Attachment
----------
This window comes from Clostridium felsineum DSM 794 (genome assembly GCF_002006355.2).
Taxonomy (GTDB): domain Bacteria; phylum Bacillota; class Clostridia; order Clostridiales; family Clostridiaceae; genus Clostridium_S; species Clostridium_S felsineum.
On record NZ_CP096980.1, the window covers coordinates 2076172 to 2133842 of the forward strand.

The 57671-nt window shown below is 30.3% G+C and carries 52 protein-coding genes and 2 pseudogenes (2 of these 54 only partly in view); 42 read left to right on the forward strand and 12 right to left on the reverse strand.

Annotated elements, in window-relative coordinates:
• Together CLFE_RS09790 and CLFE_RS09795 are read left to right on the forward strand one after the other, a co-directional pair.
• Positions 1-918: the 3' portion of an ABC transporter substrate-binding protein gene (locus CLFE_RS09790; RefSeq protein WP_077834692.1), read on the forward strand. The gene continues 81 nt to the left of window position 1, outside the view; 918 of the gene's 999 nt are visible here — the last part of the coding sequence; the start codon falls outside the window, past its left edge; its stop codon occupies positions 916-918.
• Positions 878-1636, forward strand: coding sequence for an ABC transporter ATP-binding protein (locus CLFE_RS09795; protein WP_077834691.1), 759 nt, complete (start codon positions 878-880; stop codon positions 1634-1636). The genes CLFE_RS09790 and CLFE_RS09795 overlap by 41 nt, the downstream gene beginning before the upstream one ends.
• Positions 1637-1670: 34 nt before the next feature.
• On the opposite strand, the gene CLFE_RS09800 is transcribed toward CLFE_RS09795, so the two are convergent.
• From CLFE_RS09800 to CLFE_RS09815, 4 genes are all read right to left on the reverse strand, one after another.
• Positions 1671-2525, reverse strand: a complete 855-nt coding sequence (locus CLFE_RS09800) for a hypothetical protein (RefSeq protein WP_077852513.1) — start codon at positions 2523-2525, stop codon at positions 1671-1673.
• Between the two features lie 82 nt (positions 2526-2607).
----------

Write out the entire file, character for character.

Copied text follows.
This window comes from Clostridium felsineum DSM 794 (genome assembly GCF_002006355.2).
Taxonomy (GTDB): domain Bacteria; phylum Bacillota; class Clostridia; order Clostridiales; family Clostridiaceae; genus Clostridium_S; species Clostridium_S felsineum.
On record NZ_CP096980.1, the window covers coordinates 2076172 to 2133842 of the forward strand.

The 57671-nt window shown below is 30.3% G+C and carries 52 protein-coding genes and 2 pseudogenes (2 of these 54 only partly in view); 42 read left to right on the forward strand and 12 right to left on the reverse strand.

Annotated elements, in window-relative coordinates:
• Together CLFE_RS09790 and CLFE_RS09795 are read left to right on the forward strand one after the other, a co-directional pair.
• Positions 1-918: the 3' portion of an ABC transporter substrate-binding protein gene (locus CLFE_RS09790; RefSeq protein WP_077834692.1), read on the forward strand. The gene continues 81 nt to the left of window position 1, outside the view; 918 of the gene's 999 nt are visible here — the last part of the coding sequence; the start codon falls outside the window, past its left edge; its stop codon occupies positions 916-918.
• Positions 878-1636, forward strand: coding sequence for an ABC transporter ATP-binding protein (locus CLFE_RS09795; protein WP_077834691.1), 759 nt, complete (start codon positions 878-880; stop codon positions 1634-1636). The genes CLFE_RS09790 and CLFE_RS09795 overlap by 41 nt, the downstream gene beginning before the upstream one ends.
• Positions 1637-1670: 34 nt before the next feature.
• On the opposite strand, the gene CLFE_RS09800 is transcribed toward CLFE_RS09795, so the two are convergent.
• From CLFE_RS09800 to CLFE_RS09815, 4 genes are all read right to left on the reverse strand, one after another.
• Positions 1671-2525, reverse strand: a complete 855-nt coding sequence (locus CLFE_RS09800) for a hypothetical protein (RefSeq protein WP_077852513.1) — start codon at positions 2523-2525, stop codon at positions 1671-1673.
• Between the two features lie 82 nt (positions 2526-2607).